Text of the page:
Eric Jervaise

PANORAMAS OF THE 21ST. CENTURY TAKEN WITH A CAMERA OF THE 19TH. CENTURY
by Eric Jervaise


Without any doubt, the panoramic photography has experienced a renaissance in recent years. It can be argued that this is just fashion, or the interest to try antique techniques, but the evi- dences go beyond these: a reflection about perception, a zone that is difficult to determine, when we join the physiological and the cultural explanations of the vision. Goethe already said it –in a Romantic conception that privileged subjectivity– to perceive and to think are coincident activities. The Renaissance perspective, in its diverse variants, instituted an order in the way to look and in the way to represent things, when it established the vanishing points that organized the space hierarchically. The panoramic photography opens the view beyond the limits of the physical capacity to perceive and, overall, beyond the capacity to fix the reality that we observe. The visual attention is selective with regard to the impos- sibility to respond in a contemporary way to every external stimuli, especially with the accumulation of separated images to which we are exposed constantly.The relationship between space and time is also implicit in the panoramic photography as a result of the visual route that it generates, almost a cinematographic sequence, and because of the evident cutting of reality. Precisely our view, and the memories we create with it, is made from pieces of reality. In his Notes to Koudelka’s work, Robert Delpire comments that the panoramic photography is “a piece of time, closed into itself.”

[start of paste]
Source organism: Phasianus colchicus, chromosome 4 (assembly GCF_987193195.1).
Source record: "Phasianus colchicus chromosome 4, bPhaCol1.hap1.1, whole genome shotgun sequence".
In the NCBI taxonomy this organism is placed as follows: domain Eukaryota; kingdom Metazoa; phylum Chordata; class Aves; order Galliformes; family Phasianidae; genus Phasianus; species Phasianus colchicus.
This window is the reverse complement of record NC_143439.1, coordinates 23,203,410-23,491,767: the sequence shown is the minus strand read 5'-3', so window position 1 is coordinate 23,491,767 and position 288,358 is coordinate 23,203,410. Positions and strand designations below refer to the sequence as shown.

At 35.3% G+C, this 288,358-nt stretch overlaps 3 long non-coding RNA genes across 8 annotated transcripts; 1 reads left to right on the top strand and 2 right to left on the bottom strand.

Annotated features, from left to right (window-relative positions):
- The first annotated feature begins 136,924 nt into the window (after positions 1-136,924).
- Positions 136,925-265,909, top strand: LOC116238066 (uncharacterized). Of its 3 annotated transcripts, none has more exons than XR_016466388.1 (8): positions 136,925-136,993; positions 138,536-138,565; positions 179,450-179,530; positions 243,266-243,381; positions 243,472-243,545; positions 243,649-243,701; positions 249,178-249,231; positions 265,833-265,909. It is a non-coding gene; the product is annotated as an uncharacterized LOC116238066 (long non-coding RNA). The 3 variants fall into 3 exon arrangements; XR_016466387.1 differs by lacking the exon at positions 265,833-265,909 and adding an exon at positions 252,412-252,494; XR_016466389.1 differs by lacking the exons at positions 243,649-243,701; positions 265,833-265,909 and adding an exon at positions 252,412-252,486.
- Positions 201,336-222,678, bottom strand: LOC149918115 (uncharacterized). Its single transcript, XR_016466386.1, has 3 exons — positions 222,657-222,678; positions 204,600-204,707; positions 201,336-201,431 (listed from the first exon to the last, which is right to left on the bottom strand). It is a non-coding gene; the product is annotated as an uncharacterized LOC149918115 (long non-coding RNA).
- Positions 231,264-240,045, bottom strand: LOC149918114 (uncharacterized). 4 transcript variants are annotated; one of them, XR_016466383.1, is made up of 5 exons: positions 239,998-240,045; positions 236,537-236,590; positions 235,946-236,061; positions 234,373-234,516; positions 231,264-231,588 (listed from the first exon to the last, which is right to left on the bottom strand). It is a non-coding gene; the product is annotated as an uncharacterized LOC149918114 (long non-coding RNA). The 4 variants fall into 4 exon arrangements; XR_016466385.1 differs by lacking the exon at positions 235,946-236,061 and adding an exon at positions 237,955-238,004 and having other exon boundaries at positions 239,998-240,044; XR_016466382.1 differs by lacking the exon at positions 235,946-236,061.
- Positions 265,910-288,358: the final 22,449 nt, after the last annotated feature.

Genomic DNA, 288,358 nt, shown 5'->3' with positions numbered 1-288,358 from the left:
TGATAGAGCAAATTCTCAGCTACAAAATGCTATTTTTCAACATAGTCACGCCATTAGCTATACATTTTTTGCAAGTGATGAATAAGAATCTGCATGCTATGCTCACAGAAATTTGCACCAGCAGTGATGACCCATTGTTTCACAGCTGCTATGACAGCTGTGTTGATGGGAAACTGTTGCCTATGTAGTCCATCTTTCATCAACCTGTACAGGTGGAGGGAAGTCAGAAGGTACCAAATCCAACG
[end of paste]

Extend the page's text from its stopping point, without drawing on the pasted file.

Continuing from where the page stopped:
Mexico

 

"Mexico" by Eric Jervaise. Copyright © 2003 by Zonezero.


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